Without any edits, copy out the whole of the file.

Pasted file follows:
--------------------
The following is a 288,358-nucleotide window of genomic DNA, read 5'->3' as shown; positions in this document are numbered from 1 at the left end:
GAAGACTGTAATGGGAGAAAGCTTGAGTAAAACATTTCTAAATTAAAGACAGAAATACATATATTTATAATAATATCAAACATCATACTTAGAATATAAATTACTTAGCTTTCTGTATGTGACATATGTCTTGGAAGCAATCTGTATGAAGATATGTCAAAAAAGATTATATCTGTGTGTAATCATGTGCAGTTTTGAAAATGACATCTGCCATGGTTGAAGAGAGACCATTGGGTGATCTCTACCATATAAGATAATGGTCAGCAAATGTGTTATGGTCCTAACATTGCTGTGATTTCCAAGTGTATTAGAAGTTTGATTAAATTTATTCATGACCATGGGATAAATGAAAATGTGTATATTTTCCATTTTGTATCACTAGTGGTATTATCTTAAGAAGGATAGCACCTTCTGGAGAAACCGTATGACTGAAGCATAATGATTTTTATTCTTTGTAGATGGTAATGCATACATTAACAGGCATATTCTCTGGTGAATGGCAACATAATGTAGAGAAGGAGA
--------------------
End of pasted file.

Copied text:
The following is a 288,358-nucleotide window of genomic DNA, read 5'->3' as shown; positions in this document are numbered from 1 at the left end:
GAAGACTGTAATGGGAGAAAGCTTGAGTAAAACATTTCTAAATTAAAGACAGAAATACATATATTTATAATAATATCAAACATCATACTTAGAATATAAATTACTTAGCTTTCTGTATGTGACATATGTCTTGGAAGCAATCTGTATGAAGATATGTCAAAAAAGATTATATCTGTGTGTAATCATGTGCAGTTTTGAAAATGACATCTGCCATGGTTGAAGAGAGACCATTGGGTGATCTCTACCATATAAGATAATGGTCAGCAAATGTGTTATGGTCCTAACATTGCTGTGATTTCCAAGTGTATTAGAAGTTTGATTAAATTTATTCATGACCATGGGATAAATGAAAATGTGTATATTTTCCATTTTGTATCACTAGTGGTATTATCTTAAGAAGGATAGCACCTTCTGGAGAAACCGTATGACTGAAGCATAATGATTTTTATTCTTTGTAGATGGTAATGCATACATTAACAGGCATATTCTCTGGTGAATGGCAACATAATGTAGAGAAGGAGA